I ask you: how could you possibly pass up a title like "None of This Crap Works"? If I had a dollar for every time I've said that, I'd be a rich man. At Comfort TV, David uses the phrase to describe his frustrations with streaming video, internet problems - all crap that doesn't work. (Come to think if it, this really does sound like me.) That may be what we're left with, though, if the classic TV DVD market continues to dry up. (David also makes some very interesting observations about the series he struggled to stream, Netflix's 13 Reasons Why.

Cult TV Blog takes me back to an Avengers episode that people either love or hate - "Small Game for Big Hunters." John and I see eye-to-eye on this - we think it's a good episode, and it stands as a reminder once again of why it's important to take a show in the context of the times from which it comes, and to look at that show in terms of what it can tell the viewer about those times.

That should do it for the time being; I'll try and keep up with everyone with my own efforts tomorrow.

3 comments:

  1. To comment briefly on the Twilight Zone episode The Fugitive I would just like to say this. It was the penultimate fairy tale brought into "modern" (i.e. early 60's) time. It included a wicked stepmother, a handsome prince (in disguise), and a little girl who just wanted to be loved. Sound familiar?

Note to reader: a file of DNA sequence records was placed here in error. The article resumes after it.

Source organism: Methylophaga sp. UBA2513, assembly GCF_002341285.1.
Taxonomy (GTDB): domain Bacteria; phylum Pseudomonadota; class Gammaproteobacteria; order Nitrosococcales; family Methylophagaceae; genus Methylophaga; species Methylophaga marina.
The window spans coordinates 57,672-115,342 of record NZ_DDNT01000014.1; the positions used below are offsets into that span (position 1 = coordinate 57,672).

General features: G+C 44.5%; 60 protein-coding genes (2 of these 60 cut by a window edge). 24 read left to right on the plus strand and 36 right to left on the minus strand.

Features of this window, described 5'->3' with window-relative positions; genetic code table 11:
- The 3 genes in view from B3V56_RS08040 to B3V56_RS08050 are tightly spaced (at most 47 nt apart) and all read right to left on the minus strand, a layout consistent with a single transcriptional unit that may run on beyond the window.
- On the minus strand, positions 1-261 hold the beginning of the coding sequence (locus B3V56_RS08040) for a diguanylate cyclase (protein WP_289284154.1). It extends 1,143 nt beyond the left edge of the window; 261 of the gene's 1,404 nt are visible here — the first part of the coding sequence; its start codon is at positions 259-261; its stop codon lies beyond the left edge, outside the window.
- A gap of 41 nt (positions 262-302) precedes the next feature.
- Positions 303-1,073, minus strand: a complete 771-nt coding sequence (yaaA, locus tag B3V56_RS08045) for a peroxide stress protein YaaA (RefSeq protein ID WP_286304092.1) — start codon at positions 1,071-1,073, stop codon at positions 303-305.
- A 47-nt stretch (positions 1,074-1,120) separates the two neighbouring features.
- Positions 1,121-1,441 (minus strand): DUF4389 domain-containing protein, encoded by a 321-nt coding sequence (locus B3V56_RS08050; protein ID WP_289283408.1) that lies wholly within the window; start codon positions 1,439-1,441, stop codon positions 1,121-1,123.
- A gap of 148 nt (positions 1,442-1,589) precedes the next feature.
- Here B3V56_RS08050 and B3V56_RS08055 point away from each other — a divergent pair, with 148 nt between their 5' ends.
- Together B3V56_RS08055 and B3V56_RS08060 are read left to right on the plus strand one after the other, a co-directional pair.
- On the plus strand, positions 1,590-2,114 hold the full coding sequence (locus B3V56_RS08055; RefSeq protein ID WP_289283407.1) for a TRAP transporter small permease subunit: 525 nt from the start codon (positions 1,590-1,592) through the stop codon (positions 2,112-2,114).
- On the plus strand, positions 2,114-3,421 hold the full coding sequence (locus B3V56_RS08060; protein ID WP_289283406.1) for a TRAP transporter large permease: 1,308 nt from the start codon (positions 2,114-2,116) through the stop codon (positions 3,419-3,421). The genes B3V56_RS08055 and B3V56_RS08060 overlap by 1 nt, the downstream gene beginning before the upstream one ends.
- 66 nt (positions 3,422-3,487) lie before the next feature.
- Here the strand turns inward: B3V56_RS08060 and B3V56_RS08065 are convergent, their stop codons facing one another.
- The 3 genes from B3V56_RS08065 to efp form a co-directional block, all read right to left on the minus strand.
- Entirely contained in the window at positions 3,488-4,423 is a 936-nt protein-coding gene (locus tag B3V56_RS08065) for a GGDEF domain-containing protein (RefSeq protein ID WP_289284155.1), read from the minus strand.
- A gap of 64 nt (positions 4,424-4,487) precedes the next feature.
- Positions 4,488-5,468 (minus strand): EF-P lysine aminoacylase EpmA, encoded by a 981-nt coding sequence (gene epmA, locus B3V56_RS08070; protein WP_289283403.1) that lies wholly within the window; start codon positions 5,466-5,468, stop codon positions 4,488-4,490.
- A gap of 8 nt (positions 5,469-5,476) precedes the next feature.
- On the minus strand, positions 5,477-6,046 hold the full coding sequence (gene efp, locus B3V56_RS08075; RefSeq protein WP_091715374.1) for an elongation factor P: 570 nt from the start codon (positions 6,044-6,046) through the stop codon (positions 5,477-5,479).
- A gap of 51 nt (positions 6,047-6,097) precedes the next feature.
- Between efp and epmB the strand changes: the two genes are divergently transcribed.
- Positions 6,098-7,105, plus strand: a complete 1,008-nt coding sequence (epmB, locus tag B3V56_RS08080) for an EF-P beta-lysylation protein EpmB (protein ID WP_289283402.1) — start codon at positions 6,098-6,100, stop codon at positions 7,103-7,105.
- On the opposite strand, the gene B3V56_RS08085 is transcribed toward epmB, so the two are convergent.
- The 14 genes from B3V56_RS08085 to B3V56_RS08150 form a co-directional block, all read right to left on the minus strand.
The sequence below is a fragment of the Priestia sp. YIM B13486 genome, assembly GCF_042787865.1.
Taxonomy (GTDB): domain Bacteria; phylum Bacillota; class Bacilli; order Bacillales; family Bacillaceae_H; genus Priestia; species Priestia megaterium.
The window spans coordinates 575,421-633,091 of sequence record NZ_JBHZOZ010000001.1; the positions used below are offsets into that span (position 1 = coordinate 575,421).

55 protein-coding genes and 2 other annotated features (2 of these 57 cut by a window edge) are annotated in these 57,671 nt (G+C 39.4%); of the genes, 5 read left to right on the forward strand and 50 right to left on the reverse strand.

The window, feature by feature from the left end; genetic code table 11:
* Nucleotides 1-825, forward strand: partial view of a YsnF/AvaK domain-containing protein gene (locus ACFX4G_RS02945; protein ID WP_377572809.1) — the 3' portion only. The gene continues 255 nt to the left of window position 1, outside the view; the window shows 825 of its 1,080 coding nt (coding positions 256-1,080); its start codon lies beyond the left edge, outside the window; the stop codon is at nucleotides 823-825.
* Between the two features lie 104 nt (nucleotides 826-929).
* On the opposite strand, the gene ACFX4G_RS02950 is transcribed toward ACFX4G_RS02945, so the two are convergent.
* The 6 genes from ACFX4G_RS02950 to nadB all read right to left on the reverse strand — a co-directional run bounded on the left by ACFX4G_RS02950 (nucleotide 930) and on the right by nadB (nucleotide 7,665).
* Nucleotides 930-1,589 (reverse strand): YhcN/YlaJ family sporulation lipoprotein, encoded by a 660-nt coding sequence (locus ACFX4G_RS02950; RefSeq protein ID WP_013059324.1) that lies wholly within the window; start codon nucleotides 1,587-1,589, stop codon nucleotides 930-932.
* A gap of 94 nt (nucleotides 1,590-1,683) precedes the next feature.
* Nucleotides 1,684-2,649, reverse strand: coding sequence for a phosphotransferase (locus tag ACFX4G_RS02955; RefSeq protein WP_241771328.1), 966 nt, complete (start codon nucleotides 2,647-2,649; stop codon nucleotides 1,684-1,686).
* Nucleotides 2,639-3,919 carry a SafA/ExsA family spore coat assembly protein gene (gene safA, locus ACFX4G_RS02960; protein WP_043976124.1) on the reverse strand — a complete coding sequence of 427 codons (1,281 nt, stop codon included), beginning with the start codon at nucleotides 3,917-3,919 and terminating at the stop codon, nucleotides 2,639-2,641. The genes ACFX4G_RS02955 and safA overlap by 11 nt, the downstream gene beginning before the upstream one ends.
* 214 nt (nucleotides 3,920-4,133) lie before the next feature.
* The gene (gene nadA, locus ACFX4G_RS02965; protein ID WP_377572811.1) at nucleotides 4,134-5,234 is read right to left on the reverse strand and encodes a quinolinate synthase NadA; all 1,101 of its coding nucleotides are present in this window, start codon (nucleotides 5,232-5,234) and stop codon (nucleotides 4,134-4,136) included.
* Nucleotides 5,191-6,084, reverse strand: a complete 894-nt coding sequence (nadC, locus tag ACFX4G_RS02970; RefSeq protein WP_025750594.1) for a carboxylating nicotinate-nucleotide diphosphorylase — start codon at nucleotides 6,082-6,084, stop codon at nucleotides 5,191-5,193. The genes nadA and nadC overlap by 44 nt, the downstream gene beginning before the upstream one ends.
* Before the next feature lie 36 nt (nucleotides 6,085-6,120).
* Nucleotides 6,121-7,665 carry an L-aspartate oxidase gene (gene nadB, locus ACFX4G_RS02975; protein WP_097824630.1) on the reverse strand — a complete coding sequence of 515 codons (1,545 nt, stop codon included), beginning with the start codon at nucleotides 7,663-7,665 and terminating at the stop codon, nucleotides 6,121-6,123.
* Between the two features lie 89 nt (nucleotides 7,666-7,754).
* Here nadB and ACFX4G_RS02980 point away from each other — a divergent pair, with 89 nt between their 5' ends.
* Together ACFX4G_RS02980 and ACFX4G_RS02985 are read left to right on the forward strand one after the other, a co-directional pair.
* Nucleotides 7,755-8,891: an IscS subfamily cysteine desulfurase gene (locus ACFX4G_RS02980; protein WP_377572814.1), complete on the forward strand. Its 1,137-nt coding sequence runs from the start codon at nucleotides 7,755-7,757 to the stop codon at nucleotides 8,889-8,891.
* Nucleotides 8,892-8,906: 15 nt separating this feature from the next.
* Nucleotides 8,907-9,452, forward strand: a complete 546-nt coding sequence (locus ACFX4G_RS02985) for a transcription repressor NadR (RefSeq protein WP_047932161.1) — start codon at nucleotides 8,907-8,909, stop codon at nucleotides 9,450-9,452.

Remember the hero in the episode is "in disguise". We only see what he really looks like at the very end. Also, we cannot and should not judge this episode by the standard of 21st century TV viewers. By today's standards such an episode might be considered glorifying certain...unacceptable behaviors. But the late 50's and 60's were as noted on this site several times more innocent. We didn't think about such things. We didn't want to believe such things happened on a regular basis. Those were more innocent times and the shows we watched reflected that.

    To conclude, I will reiterate. Let's not judge a TV show/episode based on our modern understanding of the world around us. Rather, look at the context of the times the show was made in.

    George Everson

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    Replies